Red Flags for India in Global Water Stress Rankings

The WRI online tool painted a rather worrisome picture for India as the rankings showed that the country is dangerously placed in the list of top 'Water stress' countries.

India ranks 13 in the list of 17 Most water-stressed countries in the list of that contains over 100 nations of the world. The World Resources Centre or WRI has released a tool that has ranked various countries on ‘water stress’, ‘Drought Risk’ as well as ‘Flood Risk’.

India comes among the top positions where “water stress” in the country is “extremely high”, according to an exhaustive new global report released on Monday. This means that the country is running out of ground and surface water.

The bad news doesn’t end there. According to the report, India ranks fourth in the list of countries facing the risk of drought.

aqueduct-Map for India

India’s Water Stress: Beyond the Surface

India’s water challenges extend beyond current events in Chennai. Last year, the National Institution for Transforming India (NITI Aayog), a government research agency, declared that the country is “suffering from the worst water crisis in its history, and millions of lives and livelihoods are under threat.” Aqueduct’s findings put this crisis in context: India ranks 13th for overall water stress and has more than three times the population of the other 17 extremely highly stressed countries combined.

WRI says that the new Aqueduct data includes both surface and groundwater stress for the first time. Aqueduct includes 13 indicators of water risk, including new additions such as groundwater availability and water depletion, and monthly snapshots of water stress and variability.

The report shows that in addition to rivers, lakes, and streams, India’s groundwater resources are severely overdrawn, largely to provide water for irrigation. Groundwater tables in some northern aquifers declined at a rate of more than 8 centimeters per year from 1990-2014.

Around half of India’s population has been staring at water crisis or popularly known as Day Zero for the past few years. Recently Chennai faced the brunt when the local taps and water bodies became bone dry affecting people, businesses and economy which came to grinding halt.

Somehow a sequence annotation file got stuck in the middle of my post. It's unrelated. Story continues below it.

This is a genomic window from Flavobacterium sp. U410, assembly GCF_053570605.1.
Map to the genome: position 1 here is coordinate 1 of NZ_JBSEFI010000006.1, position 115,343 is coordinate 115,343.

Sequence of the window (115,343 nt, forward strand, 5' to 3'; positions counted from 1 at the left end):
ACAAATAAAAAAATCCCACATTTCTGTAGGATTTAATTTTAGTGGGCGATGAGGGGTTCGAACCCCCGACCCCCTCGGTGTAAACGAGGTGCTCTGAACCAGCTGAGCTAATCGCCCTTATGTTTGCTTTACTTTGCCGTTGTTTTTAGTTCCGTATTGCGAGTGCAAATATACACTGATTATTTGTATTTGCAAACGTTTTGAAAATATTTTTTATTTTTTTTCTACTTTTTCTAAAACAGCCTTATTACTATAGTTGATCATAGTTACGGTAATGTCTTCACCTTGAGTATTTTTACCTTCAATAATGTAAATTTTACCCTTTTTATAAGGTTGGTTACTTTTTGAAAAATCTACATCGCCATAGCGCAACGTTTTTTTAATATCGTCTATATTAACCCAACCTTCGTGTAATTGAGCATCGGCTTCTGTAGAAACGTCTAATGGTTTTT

“The recent water crisis in Chennai gained global attention, but various areas in India are experiencing chronic water stress as well,” said Shashi Shekhar, former Secretary of India’s Ministry of Water Resources, and Senior Fellow, WRI India in a statement. “India can manage its water risk with the help of reliable and robust data pertaining to rainfall, surface, and groundwater to develop strategies that strengthen resilience. Aqueduct can help identify and prioritize water risks in India and around the world.”

States staring at Water Crisis

The Report also ranked various states that have the highest incidence of water stress. Punjab, Haryana, Rajasthan, Uttar Pradesh, Chandigarh, Gujarat, Uttarakhand, Madhya Pradesh, and Jammu and Kashmir are among the worst hit

But the report added that Indian authorities are taking some constructive steps with the inception of Jal Shakti Ministry. It adds that the other solutions the country could pursue include more efficient irrigation; conserving and restoring lakes, floodplains, and groundwater recharge areas; and collecting and storing rainwater.

Way Forward

The report admits that there are countless ways to mitigate or manage water stress depending on geography but mentioned 3 pretty ‘straightforward’ ways:

  1. Increase agricultural efficiency: It suggests that farmers can opt for seeds that require less water and improve their irrigation techniques by using precision watering rather than flooding their fields. Whereas innovation, finance, and consumer behavior can also make a difference.
  2. Invest in grey and green infrastructure: WRI and the World Bank’s research shows that built infrastructure (like pipes and treatment plants) and green infrastructure (like wetlands and healthy watersheds) can work in tandem to tackle issues of both water supply and water quality.
  3. Treat, reuse and recycle: We need to stop thinking of wastewater as waste. Treating and reusing it creates a “new” water source. There are also useful resources in wastewater that can be harvested to help lower water treatment costs.
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